Is Cannabis a Gateway Drug?
If you were raised in the Canadian school system, you probably received some education about drugs as part of a physical education class sometime in high school. I have vivid memories of my ninth-grade gym teacher standing at the front of our class and telling us that marijuana was a gateway drug.
At that time, I was attending a school with just around 400 other people and we all knew that there was a just a small group of people that had started using drugs. The smokers would stand on the sidewalk at the front of the building, a sacred space known as “off school property”. They were socially isolated by choice, but also because of their early adoption of nihilistic principles – most of us had learned that smoking was bad for you, but these students were already taking regular smoke breaks during the school day, some having started with cigarettes as early as 8 years old.
My childhood best friend was one of these smokers – he was an extraverted, reward-seeking and charismatic young boy who loved attention and deeply needed to fit in, and I remember him rolling joints in our French class the same year as this story takes place, to my horror. I didn’t approve, but I distracted the teacher for his benefit anyways – we were still friends, after all.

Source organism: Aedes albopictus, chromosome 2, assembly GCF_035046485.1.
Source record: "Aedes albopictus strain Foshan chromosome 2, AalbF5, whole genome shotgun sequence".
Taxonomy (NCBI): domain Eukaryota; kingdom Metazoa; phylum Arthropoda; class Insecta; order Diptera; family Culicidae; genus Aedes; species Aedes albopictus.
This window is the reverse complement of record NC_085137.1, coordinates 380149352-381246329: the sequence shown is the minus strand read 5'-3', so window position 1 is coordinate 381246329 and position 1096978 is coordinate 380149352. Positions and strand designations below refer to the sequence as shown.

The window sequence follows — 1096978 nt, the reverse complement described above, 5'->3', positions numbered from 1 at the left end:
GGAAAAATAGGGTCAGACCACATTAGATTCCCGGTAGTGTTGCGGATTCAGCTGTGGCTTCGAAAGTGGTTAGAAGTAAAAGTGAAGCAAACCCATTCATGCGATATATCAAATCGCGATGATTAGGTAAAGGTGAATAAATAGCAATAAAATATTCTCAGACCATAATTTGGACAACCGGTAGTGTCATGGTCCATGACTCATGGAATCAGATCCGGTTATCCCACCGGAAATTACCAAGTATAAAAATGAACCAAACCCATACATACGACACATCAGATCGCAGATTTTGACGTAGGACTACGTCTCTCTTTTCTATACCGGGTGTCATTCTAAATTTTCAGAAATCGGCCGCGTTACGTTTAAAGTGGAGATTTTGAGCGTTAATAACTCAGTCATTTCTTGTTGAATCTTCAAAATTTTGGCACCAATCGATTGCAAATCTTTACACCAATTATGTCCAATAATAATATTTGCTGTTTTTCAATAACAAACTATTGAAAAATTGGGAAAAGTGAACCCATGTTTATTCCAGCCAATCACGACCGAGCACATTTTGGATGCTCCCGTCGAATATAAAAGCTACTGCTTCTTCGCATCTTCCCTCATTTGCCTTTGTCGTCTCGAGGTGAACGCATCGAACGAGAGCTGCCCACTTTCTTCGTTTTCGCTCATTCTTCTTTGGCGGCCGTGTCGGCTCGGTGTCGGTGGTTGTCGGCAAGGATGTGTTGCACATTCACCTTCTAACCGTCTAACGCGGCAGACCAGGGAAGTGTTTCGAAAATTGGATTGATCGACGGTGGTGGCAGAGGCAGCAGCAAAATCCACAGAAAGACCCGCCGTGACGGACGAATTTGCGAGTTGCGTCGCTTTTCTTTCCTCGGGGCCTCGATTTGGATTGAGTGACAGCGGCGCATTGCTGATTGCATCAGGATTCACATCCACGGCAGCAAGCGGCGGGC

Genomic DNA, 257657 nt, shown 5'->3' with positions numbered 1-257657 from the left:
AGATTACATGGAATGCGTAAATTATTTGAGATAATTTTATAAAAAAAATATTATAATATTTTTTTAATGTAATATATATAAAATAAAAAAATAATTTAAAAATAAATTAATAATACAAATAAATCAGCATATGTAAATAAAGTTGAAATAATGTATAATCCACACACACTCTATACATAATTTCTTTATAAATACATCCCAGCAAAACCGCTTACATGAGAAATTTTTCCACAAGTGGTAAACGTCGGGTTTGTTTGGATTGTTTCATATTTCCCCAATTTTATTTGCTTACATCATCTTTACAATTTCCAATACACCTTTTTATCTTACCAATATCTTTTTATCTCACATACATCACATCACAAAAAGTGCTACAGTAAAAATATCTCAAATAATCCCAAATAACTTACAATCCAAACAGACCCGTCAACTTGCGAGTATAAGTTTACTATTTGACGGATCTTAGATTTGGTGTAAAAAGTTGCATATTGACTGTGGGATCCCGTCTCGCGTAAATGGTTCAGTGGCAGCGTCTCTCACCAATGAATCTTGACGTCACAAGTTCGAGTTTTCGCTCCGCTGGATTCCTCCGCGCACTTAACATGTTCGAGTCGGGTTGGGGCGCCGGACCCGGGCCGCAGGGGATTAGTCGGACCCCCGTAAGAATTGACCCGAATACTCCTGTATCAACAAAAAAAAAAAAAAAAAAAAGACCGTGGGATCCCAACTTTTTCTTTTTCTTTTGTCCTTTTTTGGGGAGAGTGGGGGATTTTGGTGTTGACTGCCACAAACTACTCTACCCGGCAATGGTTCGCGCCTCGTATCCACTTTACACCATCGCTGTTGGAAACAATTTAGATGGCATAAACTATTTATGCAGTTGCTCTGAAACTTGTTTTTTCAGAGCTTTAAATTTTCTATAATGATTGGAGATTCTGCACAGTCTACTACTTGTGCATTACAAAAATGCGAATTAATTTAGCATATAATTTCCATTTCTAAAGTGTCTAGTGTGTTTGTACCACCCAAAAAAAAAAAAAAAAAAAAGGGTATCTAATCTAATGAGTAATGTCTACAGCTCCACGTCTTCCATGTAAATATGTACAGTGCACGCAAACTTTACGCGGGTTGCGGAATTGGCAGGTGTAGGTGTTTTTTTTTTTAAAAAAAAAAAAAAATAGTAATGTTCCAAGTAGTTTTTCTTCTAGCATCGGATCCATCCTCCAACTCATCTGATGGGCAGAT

When my gym teacher stood at the front of class and told us that smoking cannabis would turn us all into crystal meth users, he added a caveat that I think is still important. While it’s certainly the case that hard drug users are more likely to have used cannabis in the past, it isn’t necessarily the case that using cannabis makes you more likely to make the transition to hard drugs yourself. As the old axiom goes, correlation does not imply causation.
This is a classic example of throwing the baby out with the bathwater. We’re currently dealing with an incredibly destructive opiate epidemic that’s resulted from many poor social controls. Doctors prescribe opiates all too readily for a variety of purposes, and these substances are highly addictive. Young people buy party drugs that are laced with fentanyl, and Afghanistan’s poppy production reached all-time highs this year, despite a heavy American military presence, implying that opiate exports are growing around the world – none of this is caused by marijuana.
In fact, cannabis is now seen as a solution to the opiate epidemic, an alternative medication that offers stress and anxiety reduction, and relief from depression, inflammation and chronic pain, among other benefits. The hope is that if Canadians have legal access to the benefits of cannabis, they might be less inclined to pursue prescription or street opiates for the medical applications they’re used for.
This is certainly a tricky time to try and determine how we should treat the potential for cannabis to lead to further drug use. We’ve come a long way from the days of reefer madness towards accepting cannabis for the powerful medicine that it really is, but it seems that we’ve done so without the adequate “cultural corrections” – we haven’t resolved any of the tension surrounding what’s true and what isn’t about the cannabis we love, we’ve just gotten to a place where it’s more widely accepted, and now more widely accessible.